Dyslexia and Dysgraphia: What is the Connection?
It's believed that nearly half the population suffers from some sort of a learning disability, and of these, dyslexia and dysgraphia are the most common language-based learning disorders. While they are similar and are often known to occur at the same time, dyslexia and dysgraphia are not the same thing and are not believed to be directly connected.
Dyslexia is a learning disability that affects a person's ability to read. While sufferers often have average or even above average intelligence, they run into great difficulty when trying to read properly, often unable to sound out words, reading words backwards, and confusing letters. Since reading and writing are very similar, people who suffer from dyslexia often also suffer from dysgraphia.
Dysgraphia is a learning disability that affects a person's ability to write. Sufferers may confuse letters when they write, omit syllables, and have poor handwriting and spelling. Since people with dyslexia have problems reading, it is easy to see why they might also have issues with writing, since their brain already struggles making a connection to letters and words. However, people who suffer from dysgraphia don't necessarily suffer from dyslexia.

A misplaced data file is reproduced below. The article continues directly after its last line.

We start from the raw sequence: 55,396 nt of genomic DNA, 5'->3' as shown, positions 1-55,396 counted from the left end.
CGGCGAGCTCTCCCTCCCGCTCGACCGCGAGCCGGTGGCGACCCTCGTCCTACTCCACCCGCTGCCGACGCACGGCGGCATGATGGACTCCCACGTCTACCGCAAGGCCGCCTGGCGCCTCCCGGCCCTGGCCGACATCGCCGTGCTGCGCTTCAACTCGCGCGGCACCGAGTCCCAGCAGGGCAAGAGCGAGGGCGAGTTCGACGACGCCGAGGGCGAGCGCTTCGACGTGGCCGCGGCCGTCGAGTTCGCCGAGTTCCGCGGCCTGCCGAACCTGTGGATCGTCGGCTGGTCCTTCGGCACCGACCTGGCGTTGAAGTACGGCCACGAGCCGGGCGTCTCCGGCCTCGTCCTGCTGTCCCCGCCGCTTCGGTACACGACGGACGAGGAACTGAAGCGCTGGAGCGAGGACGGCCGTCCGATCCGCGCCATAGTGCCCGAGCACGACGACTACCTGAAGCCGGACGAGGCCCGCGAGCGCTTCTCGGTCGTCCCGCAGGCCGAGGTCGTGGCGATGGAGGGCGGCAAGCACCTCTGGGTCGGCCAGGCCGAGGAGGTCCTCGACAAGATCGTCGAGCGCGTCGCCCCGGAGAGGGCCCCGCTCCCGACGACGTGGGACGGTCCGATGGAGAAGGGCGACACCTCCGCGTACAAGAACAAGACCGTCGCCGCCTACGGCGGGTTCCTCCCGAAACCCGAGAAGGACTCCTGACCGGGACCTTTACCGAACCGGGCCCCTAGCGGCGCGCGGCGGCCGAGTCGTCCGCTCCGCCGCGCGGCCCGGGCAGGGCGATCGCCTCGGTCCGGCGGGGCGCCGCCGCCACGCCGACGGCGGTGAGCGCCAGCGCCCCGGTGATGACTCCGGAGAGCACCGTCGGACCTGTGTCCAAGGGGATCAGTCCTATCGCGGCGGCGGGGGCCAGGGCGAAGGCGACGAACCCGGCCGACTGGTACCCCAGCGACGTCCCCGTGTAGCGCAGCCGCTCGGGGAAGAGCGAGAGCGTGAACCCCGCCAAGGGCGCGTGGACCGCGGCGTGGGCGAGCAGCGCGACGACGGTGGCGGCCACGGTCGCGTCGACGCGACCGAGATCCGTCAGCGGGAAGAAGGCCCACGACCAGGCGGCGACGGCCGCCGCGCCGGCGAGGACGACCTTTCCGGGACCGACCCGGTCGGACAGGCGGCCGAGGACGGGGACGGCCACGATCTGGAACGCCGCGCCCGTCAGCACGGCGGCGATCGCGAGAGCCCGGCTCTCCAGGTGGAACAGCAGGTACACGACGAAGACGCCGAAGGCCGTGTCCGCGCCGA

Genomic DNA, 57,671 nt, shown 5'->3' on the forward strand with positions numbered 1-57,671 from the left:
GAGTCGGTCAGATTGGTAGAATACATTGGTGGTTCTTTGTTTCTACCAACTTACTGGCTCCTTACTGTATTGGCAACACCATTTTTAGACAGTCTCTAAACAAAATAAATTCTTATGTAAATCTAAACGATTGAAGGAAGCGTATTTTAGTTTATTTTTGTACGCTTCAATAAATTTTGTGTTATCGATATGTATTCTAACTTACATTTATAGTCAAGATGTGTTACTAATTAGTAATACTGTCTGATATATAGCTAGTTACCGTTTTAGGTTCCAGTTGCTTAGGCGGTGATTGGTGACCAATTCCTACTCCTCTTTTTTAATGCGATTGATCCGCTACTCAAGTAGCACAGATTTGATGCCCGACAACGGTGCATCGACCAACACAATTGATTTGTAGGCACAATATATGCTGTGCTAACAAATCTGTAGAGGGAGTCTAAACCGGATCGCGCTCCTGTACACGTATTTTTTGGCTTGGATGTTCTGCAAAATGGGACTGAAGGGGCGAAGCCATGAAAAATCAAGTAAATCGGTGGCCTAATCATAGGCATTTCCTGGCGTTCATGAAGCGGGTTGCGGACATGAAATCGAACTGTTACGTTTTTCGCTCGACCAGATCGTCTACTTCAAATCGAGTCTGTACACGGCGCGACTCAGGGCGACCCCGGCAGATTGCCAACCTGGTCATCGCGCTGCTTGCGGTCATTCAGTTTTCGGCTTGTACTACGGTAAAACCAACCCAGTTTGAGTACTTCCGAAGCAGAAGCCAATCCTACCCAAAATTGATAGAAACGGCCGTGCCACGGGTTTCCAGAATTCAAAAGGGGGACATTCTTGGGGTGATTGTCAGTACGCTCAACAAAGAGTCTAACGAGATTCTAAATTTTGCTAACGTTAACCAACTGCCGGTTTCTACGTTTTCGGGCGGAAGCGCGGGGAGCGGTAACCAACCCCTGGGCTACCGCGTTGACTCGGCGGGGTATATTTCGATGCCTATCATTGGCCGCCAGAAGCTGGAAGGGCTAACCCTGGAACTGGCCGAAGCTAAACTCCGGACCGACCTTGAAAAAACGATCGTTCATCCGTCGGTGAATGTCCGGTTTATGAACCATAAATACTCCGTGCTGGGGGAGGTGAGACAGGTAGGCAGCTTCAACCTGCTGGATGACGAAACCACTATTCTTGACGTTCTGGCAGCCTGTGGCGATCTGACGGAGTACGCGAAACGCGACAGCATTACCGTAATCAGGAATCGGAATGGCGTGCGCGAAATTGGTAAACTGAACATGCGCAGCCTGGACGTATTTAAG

Many people who suffer from dysgraphia can read perfectly fine. It is just putting their thoughts into writing that becomes an issue for them. With that said, dyslexics do often suffer from some form of dysgraphia, although the severity may vary.
Treatment options for dyslexia and dysgraphia (and for people who suffer from both) cover a wide variety of therapies. If you suspect your child may be suffering from either of these conditions, or possibly both of them, consult with a health care provider for more information on how you can help your child move forward with their learning.